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Optical coherence tomography OCT could provide the car industry with a practical way to automatically analyze the distribution and characteristics of the metallic flakes in car paint

Researchers at the University of Liverpool in the UK have demonstrated for the first time how the medical imaging technique optical coherence tomography (OCT) could provide the car industry with a practical way to automatically analyze the distribution and characteristics of the metallic flakes in car paint. 

Originally a medical imaging technique

Medical professionals routinely use optical coherence tomography, invented in 1991, for applications such as diagnosing eye diseases. Meanwhile, OCT is advancing into new biomedical applications and is being explored as a tool for improving manufacturing and industrial processes. The Liverpool team reports that moving their OCT technique from medical applications to car manufacturing was a straightforward translation combined with a deep understanding of the method and the ability to build tailored instrument.

“For the flake measurement, we used a time-domain, full-field optical coherence tomography system, as it provides the high lateral resolution required,” says project leader Yaochun Shen, professor of electrical engineering and electronics at the University of Liverpool, noting that the method, however, could be implemented with other types of OCT. “For other measurements of car paints, we have previously also used single-point and line-field spectral domain OCT.”

Time-domain, full-field optical coherence tomography

“The metal flake is small — about 10 microns — thus, we needed to develop and use a high-resolution, full-field OCT system,” Shen notes. This light-based OCT technique indeed acquires real-time, cross-sectional images with micron-scale resolution, allowing manufacturers to efficiently measure in 3D the size, number and orientation of metal flakes. Automatic, real-time, in-line quality assurance would be immensely valuable during the car manufacturing process as paint that does not meet the requirements must be chemically removed and the car repainted — a laborious, time-consuming and environmentally wasteful consequence. What is more, OCT could help automotive engineers to better understand the coating process and ultimately to develop advanced car paints.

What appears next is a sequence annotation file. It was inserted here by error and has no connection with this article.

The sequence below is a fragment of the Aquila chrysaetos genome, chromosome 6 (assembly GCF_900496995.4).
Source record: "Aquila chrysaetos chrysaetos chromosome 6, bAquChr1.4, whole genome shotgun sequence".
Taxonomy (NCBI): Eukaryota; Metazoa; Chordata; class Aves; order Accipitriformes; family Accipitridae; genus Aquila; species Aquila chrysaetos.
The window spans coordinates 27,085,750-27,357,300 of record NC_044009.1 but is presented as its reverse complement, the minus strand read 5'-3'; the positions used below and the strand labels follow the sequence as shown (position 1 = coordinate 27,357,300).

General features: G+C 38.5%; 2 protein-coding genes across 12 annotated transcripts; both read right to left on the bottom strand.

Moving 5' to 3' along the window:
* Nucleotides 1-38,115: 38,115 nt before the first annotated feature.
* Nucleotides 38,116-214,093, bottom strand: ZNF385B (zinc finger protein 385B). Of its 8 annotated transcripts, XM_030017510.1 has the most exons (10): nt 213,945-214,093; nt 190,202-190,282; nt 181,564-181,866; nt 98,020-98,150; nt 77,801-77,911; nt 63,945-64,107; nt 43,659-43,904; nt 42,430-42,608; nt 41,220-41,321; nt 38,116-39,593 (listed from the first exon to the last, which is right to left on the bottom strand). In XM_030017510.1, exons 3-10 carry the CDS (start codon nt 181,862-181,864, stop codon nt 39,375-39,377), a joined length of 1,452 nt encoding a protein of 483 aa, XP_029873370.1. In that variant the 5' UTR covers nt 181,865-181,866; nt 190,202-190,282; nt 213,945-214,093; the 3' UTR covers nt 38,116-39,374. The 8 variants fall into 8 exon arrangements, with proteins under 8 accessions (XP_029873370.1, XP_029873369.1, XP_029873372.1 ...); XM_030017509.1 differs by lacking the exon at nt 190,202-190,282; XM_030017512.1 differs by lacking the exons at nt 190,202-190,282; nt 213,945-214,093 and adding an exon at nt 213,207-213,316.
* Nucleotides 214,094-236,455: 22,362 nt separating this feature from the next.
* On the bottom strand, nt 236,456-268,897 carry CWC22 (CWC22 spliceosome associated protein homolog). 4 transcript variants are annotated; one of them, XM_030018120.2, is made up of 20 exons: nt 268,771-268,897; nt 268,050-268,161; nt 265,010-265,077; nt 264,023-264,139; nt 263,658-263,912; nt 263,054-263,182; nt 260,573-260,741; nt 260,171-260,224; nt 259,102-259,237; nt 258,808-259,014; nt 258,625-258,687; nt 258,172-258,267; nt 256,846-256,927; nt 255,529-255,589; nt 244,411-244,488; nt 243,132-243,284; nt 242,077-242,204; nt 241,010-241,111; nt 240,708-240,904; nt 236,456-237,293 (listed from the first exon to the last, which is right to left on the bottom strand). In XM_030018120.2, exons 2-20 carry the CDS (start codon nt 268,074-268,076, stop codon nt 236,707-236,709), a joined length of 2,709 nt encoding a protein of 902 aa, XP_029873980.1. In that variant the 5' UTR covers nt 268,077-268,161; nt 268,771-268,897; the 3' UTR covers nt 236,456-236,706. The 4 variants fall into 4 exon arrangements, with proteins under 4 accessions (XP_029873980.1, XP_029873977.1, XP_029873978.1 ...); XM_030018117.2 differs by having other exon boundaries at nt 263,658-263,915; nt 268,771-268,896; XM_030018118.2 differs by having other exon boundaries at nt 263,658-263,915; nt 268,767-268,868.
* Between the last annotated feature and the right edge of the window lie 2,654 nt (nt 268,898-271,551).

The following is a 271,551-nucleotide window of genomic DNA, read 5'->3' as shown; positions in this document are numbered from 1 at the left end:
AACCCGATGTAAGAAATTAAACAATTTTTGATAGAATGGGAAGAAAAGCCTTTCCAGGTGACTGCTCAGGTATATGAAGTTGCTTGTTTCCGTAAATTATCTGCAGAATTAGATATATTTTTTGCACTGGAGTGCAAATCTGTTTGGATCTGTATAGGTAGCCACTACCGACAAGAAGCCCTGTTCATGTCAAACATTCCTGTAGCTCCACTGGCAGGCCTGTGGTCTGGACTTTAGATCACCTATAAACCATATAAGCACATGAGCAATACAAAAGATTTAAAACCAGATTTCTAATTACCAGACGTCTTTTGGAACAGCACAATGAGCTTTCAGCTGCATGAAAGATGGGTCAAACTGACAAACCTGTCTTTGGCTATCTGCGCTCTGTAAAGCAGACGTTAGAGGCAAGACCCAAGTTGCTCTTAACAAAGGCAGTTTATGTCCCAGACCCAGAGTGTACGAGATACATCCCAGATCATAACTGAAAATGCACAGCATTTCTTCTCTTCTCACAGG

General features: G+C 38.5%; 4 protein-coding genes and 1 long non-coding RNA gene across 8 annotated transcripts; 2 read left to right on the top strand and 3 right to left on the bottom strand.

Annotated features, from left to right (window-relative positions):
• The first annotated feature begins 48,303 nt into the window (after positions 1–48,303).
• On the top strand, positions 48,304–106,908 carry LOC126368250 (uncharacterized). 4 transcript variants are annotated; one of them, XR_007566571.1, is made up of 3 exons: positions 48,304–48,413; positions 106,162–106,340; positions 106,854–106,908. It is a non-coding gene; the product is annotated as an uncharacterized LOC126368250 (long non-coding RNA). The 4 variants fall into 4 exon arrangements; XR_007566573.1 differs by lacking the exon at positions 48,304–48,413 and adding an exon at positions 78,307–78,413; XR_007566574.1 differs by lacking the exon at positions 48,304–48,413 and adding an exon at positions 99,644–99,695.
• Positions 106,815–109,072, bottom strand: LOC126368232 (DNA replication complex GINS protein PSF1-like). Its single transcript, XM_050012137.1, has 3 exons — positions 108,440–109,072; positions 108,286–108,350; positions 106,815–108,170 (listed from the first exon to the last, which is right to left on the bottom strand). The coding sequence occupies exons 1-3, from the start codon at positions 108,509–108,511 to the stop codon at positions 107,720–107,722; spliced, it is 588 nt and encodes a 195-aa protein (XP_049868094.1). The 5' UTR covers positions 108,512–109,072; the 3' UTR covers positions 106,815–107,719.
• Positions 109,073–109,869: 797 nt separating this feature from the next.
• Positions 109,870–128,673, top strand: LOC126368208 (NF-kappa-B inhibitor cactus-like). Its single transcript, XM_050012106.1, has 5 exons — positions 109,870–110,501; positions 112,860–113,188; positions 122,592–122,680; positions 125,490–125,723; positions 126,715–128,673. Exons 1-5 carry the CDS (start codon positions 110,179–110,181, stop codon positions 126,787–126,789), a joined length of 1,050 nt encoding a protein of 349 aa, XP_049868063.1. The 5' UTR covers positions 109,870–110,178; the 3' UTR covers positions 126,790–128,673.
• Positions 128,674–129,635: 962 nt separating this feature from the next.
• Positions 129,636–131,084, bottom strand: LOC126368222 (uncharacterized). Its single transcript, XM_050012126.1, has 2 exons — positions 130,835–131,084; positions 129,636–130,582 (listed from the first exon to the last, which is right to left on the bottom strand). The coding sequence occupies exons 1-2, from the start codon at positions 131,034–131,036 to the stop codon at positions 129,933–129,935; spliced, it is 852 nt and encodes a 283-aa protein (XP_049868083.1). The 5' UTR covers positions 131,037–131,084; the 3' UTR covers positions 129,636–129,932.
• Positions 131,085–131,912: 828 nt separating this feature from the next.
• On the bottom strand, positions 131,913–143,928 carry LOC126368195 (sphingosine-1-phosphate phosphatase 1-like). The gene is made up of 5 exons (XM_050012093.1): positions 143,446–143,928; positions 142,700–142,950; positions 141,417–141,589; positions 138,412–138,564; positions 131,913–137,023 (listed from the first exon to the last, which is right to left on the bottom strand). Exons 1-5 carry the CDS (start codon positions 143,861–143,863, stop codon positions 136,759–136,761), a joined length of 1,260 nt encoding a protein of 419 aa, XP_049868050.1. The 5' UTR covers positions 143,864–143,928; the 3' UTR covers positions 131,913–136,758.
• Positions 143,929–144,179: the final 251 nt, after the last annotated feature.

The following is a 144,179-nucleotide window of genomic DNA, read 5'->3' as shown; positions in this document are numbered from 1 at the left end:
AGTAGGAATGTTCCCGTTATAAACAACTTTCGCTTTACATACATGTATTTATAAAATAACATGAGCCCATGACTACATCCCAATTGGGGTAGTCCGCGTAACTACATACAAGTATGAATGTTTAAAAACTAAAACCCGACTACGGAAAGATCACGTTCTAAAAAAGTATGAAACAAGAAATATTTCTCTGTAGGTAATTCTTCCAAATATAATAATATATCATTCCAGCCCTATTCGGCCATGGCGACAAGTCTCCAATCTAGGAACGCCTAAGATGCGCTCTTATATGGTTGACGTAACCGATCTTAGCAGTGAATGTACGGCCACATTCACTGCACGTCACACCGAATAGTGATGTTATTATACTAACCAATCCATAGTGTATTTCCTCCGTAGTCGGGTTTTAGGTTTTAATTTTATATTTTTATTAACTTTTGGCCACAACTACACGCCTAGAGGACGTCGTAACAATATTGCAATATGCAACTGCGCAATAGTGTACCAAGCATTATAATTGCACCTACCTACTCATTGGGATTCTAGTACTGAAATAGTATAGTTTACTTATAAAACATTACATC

Non-contact paint analysis

Thus far, automotive manufacturers have been using ultrasound imaging to control the quality of the coating and the process. But ultrasound techniques cannot effectively image and analyze the tiny metal flakes and require physical contact with the sample rendering them useless for in-line, live QA.

A car manufacturer tasked Shen and his team with developing a new technique for analyzing the glittery flakes in car paint. The researchers hypothesized OCT could provide a solution, as they already use OCT in their ophthalmologic research for the technique’s high resolution and ability to perform measurements without touching the sample — an ideal combination for analyzing car paint during the production process. Thus, they set out to design a 3D OCT instrument with very high lateral spatial resolution to distinguish the miniscule flakes and a high depth resolution to see the position and orientation of each one. However, Shen says, “The number of metal flakes is high, thus manual analysis is a mission impossible.” A single 3D OCT image contains too many flakes to individually measure each one. So the researchers also developed 3D analysis algorithms to automatically identify and describe each metallic flake in a sample. “We developed an automated segmentation method,” Shen says.

The experts believe existing OCT systems already come close to being viable in an industrial setting for analyzing already applied car paint. Optimizing the speed of the measurement will eventually allow for real-time monitoring of the painting process. Another thinkable application in an industrial context could be analyzing coatings of pharmaceutical tablets. “We have constructed a variety of different types of OCT, which have more potential applications than have yet been thought of,” says the professor.

The timeline for the commercialization of this new technology is “unknown at present,” according to Shen, who adds, “We need to talk with manufacturers and other potential end users.”

The work is detailed in the article “Non-destructive Analysis of Flake Properties in Automotive Paints with Full-field Optical Coherence Tomography and 3D Segmentation,” published in Optics Express.

Written by Sandra Henderson, Research Editor, Novus Light Technologies Today

Labels: University of Liverpool,medical imaging,optical coherence tomography,OCT,time-domain full-field optical coherence tomography,Yaochun Shen

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